Investigation of Photosensitive Epilepsy (July’07 – December’08)
We studied the photosensitivity of the human brain against three types of chromatic flickering stimuli by recording MEG responses from nine adult controls, an unmedicated patient, a medicated patient, and two controls age-matched with patients. Dynamical complexities of MEG signals were investigated by a family of wavelet entropies. In particular, we found that as compared to the unmedicated patient, controls showed significantly larger wavelet entropy values. We also found that Renyi entropy is the most powerful feature for the participant classification.
Our results suggest that when perturbed by potentially epileptic-triggering stimulus, healthy human brain manages to maintain a non-deterministic, possibly nonlinear state, with high degree of disorder, but an epileptic brain represents a highly ordered state which making it prone to hyper-excitation. Further, certain colour combination was found to be more threatening than other combinations.
The study was performed under guidance of Prof. Joydeep Bhattacharya, Goldsmiths, University of London and Prof. Goutam Saha, IIT Kharagpur, India. This study resulted in a journal paper titled “Investigating Neuromagnetic Brain Responses against Chromatic Flickering Stimuli by Wavelet Entropies”, published in Public Library of Science (PLoS ONE).
We developed a system for real-time edge detection on 3D range data. The range data was produced by a laser sensor (LIDAR) which produced 70 scans per second and the LIDAR itself was rotating at 0.5 rounds per minute. The data generated was first used to produce the 3D point cloud and then to detect the edges in real-time. Here is a small video which shows the spinning laser sensor and the 3D point cloud generated.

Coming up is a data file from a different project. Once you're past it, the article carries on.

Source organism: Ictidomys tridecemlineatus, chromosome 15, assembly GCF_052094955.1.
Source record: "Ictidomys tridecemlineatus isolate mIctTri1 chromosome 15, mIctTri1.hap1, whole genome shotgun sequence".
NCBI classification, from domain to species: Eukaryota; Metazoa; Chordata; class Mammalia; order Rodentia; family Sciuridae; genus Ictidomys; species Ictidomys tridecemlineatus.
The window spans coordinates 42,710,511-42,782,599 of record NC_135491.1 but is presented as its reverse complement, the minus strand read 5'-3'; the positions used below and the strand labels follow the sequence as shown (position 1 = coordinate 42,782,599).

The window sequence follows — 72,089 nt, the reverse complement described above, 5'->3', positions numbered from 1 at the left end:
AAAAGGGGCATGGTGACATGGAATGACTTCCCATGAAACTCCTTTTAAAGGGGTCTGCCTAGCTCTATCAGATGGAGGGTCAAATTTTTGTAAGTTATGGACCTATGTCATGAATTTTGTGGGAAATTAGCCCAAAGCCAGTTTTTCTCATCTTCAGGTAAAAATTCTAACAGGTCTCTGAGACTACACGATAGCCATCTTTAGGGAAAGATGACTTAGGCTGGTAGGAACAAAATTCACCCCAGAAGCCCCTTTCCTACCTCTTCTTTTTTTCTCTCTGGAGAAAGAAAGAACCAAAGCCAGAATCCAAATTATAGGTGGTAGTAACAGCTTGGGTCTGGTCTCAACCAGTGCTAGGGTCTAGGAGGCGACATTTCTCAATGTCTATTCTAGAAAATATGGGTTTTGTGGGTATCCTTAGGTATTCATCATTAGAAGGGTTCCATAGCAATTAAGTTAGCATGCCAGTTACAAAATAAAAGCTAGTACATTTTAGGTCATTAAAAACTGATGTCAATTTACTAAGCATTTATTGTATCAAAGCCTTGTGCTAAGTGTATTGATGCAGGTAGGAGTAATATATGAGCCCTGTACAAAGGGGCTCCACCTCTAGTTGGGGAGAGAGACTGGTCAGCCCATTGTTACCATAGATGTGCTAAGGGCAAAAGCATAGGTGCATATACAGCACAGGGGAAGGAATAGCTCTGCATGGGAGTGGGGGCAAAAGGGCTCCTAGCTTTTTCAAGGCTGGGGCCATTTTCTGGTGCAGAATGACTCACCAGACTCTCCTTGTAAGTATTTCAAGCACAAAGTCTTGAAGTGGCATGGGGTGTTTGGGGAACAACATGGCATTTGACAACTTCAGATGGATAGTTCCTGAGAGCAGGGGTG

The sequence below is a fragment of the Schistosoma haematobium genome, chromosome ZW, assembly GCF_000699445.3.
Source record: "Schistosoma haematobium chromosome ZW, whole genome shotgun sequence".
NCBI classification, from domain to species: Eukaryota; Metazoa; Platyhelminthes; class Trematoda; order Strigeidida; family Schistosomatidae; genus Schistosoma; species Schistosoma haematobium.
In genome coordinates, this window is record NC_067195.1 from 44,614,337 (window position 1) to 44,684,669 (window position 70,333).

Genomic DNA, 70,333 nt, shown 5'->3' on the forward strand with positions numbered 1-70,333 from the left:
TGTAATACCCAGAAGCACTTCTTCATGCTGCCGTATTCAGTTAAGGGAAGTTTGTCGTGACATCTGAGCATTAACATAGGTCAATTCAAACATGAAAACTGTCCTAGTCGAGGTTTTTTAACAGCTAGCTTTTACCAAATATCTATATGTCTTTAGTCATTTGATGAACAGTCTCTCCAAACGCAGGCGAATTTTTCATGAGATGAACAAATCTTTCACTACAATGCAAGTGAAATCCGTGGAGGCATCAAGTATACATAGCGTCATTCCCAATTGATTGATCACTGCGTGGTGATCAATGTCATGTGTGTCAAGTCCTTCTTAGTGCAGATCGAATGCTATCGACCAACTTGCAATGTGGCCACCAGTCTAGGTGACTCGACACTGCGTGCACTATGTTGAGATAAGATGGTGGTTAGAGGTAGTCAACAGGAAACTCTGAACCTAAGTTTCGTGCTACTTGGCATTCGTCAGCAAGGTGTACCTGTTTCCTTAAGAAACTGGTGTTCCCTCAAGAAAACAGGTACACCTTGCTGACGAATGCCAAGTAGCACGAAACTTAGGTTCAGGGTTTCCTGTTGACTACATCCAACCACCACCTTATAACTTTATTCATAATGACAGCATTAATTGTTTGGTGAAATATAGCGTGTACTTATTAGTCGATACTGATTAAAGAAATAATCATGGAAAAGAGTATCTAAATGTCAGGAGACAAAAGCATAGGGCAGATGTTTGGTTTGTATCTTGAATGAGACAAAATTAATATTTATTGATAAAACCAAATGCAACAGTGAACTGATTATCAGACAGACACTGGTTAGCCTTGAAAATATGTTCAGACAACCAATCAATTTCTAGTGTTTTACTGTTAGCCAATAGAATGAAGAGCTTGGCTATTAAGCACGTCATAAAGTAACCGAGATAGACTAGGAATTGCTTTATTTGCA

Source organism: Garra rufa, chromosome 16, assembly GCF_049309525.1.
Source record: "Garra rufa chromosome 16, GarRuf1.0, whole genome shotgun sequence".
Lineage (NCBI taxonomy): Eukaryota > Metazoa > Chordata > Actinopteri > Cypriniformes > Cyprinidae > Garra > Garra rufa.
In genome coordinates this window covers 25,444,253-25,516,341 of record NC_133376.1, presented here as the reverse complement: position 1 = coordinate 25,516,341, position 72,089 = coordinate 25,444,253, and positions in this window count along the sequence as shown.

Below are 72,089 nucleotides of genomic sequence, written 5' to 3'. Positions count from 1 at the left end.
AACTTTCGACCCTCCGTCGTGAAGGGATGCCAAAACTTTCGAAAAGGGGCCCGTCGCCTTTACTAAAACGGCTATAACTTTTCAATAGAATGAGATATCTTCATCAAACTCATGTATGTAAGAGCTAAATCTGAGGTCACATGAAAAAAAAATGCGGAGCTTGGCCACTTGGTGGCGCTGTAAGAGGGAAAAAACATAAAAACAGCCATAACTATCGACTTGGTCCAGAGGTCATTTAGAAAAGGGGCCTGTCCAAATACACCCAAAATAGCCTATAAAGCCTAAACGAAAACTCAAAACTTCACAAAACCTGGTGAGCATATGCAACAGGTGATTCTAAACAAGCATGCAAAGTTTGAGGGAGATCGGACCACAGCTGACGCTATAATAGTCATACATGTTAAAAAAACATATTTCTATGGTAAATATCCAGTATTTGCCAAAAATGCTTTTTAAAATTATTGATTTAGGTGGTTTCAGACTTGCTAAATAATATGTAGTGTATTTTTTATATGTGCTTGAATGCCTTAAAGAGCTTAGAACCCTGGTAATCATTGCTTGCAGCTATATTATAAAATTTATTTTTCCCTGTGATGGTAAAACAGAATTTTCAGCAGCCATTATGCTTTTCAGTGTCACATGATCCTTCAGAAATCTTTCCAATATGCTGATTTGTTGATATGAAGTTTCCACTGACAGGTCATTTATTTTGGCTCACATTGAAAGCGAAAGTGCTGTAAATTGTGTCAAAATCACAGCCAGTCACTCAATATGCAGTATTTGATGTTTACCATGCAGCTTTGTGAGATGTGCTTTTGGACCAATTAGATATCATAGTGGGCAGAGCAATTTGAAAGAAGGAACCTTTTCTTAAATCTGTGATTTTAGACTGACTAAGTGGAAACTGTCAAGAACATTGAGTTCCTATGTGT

Several statistical, mathematical, and image processing techniques like fast median filtering, eigen decomposition, Laplacian of gaussian etc. were used to find 3D coordinates, pose, normals, and weights at each point of the point-cloud generated. These information were used to identify the edge points and the edges lying on the same zero-crossing of second derivative of range were joined together to form edge lines. In order to achieve real-time processing, all the processing was concentrated on latest five scan lines and information from previous scan lines were used to join the edges.
The algorithm was implemented in C++. The edges produced in real-time can be used as prominent features to speed-up the processing of higher level tasks like mapping and navigation. The project was completed under guidance of Dr. Michael Bosse, Senior Research Scientist, Automation Systems Lab, CSIRO ICT Center, Brisbane, Australia. More details about the project can be found in the project talk slides.
Robbit: 3D Simulator for Robots (February – September, 2007)